Tuesday, 21 June 2016


Milkshakes and Pattycakes is retiring for the time being. I have enjoyed posting recipes and more recently, documenting the multitudes of global food I was lucky enough to try on my round the world trip. But for now, I would like to enjoy baking without taking photos and thinking about posting regularly. I still love to bake but unfortunately posting recipes is no longer fun (perhaps evidenced by the one recipe I posted during 11 months living in London). I do love being able to find my favourite recipes here at the touch of a button and I hope you do too.

Monday, 20 June 2016

Adventures in Food: The Philippines

{tofu adobo}

The Philippines was the last stop on our round the world trip! We started and finished in South East Asia and The Philippines was a beautiful, friendly and delicious spot to visit. As with all of the countries we have visited, we balanced trying traditional dishes, with any cravings (usually something fresh), restaurants that were highly recommended (whatever the cuisine) and what we could conveniently find (often tourist food: pizza, pasta and burgers). Here's what I tried in The Philippines.

Adobo is a classic dish, but what protein the adobo marinade covers varies greatly. I was able to try the vinegar/soy sauce/garlic marinade over fried tofu. I always love to try a vegetarian version of a local dish.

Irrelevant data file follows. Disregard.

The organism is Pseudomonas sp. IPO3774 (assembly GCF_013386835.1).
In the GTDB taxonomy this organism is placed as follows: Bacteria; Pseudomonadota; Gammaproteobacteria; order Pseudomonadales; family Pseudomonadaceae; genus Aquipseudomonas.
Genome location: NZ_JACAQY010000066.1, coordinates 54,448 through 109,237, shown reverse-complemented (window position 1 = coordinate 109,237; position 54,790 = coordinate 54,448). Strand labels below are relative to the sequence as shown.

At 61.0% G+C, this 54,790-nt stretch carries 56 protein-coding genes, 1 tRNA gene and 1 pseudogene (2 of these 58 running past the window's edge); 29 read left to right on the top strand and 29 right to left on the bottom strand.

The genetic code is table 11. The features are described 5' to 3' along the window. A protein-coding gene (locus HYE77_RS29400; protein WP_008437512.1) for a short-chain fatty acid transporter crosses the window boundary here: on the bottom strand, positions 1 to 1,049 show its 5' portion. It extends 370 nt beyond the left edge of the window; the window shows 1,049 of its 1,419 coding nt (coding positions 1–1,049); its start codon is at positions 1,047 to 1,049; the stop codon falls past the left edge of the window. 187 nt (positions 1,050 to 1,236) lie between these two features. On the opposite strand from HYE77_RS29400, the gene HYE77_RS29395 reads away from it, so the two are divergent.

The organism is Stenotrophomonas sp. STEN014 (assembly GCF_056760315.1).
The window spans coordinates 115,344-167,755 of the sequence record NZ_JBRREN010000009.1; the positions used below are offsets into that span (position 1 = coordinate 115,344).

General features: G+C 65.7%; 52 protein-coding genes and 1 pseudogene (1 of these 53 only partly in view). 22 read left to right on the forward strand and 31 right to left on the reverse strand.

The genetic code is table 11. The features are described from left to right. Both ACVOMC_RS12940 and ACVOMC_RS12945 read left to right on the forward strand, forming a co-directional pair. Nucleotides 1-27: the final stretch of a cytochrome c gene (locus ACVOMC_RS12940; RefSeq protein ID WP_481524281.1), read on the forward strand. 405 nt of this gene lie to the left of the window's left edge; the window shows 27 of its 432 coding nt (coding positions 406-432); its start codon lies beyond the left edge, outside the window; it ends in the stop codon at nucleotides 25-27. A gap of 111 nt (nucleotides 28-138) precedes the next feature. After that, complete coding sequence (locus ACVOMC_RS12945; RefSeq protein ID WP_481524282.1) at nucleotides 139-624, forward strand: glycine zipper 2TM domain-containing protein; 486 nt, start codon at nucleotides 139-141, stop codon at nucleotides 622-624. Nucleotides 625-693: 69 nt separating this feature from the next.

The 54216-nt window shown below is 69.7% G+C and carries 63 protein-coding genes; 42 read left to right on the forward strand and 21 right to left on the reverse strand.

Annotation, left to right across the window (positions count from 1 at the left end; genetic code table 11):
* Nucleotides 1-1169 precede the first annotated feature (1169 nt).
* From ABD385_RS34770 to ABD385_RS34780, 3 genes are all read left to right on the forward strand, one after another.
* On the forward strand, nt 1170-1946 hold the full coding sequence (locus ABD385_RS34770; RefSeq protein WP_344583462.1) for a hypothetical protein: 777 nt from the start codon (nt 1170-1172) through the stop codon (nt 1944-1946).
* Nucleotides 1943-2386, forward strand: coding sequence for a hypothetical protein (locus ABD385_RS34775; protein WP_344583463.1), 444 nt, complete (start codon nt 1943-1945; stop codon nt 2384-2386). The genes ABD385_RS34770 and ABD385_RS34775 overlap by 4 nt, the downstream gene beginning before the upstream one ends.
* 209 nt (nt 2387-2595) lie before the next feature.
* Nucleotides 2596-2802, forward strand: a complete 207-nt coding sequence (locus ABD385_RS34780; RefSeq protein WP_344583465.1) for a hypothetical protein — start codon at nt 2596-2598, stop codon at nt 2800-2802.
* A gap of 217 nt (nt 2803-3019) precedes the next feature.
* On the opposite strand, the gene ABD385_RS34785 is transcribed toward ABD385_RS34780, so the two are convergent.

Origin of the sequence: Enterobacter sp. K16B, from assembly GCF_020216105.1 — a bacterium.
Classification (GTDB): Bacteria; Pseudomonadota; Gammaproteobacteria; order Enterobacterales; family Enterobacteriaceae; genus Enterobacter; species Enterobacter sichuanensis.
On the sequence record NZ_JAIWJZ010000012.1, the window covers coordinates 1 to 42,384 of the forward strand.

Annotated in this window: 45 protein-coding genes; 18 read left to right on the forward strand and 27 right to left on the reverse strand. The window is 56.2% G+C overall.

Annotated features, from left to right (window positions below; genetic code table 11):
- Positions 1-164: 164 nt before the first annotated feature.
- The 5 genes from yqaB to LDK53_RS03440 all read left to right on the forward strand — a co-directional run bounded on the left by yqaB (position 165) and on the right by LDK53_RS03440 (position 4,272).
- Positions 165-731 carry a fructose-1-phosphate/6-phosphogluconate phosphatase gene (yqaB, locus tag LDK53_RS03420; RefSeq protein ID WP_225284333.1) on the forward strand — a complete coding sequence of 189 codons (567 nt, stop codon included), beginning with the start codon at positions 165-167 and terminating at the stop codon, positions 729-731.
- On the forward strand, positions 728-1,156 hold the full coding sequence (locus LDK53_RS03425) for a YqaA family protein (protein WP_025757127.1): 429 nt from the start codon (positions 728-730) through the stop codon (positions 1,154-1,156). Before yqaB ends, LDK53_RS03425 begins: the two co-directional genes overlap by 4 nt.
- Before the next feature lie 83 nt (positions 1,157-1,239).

{calamansi juice}

I took this photo for my mum and brother, who love lemon and lime flavoured drinks! Calamansi are small local limes used in drinks and for delicious curd to be spread on toast.


Spring rolls, or lumpia, are popular in The Philippines and make a great snack! And no I didn't eat those chillies!


Chocolate rice pudding for breakfast. Yes, you read correctly! While not all champorados are as flashy as this one (with caramel ice cream, sliced mango and toasted marshmallow), it is a traditional breakfast, believe it or not.


It's lurid, it's quirky, it's... interesting. In that special way that only Asian desserts can be! Halo-halo is has a base of shaved ice covered in layers of various toppings, including evaporated milk, cereal, fruit, raisins, jelly and ice cream. I was lucky to have purple yam ice cream to top mine! The textures are great and the dessert has a syrupy sweet vibe going on. Worth a try, but I do prefer creamy/chocolate desserts.

Adventures in Food: Malaysia

{Indian curries}

Malaysian cuisine is a delicious fusion of Indian, Chinese and ethnic Malaysian flavours. It is a fascinating example of how different cultures and cuisines sit side by side, unified as Malaysian. I really enjoyed all of the vegetarian options (largely from the Indian influence) and the diversity in general.

{chee cheong fun}

One of the few Chinese dishes I tried in Malaysia. They are rice noodle rolls often stuffed with meats and veggies. Mine was a scrambled tofu version!

{banana leaf}

This was a common way of ordering and eating a mixed lunch. They usually include rice, a curry, a dhal, some condiments and some sides. It's an alternative to a thali (below), the Indian platters, which are also common in Malaysia.


{mee goreng}

Quite difficult to get away from as you can order it anywhere you go! Sometimes, though, all you feel like is a simple smoky noodle dish and mee goreng delivers.

{teh tarik}

I enjoyed drinking teh tarik, creamy poured tea, every day. It is really sweet as it contains condensed milk, but who doesn't love a hot sweet tea? Traditionally the tea is poured from a height which creates the froth and bubbles.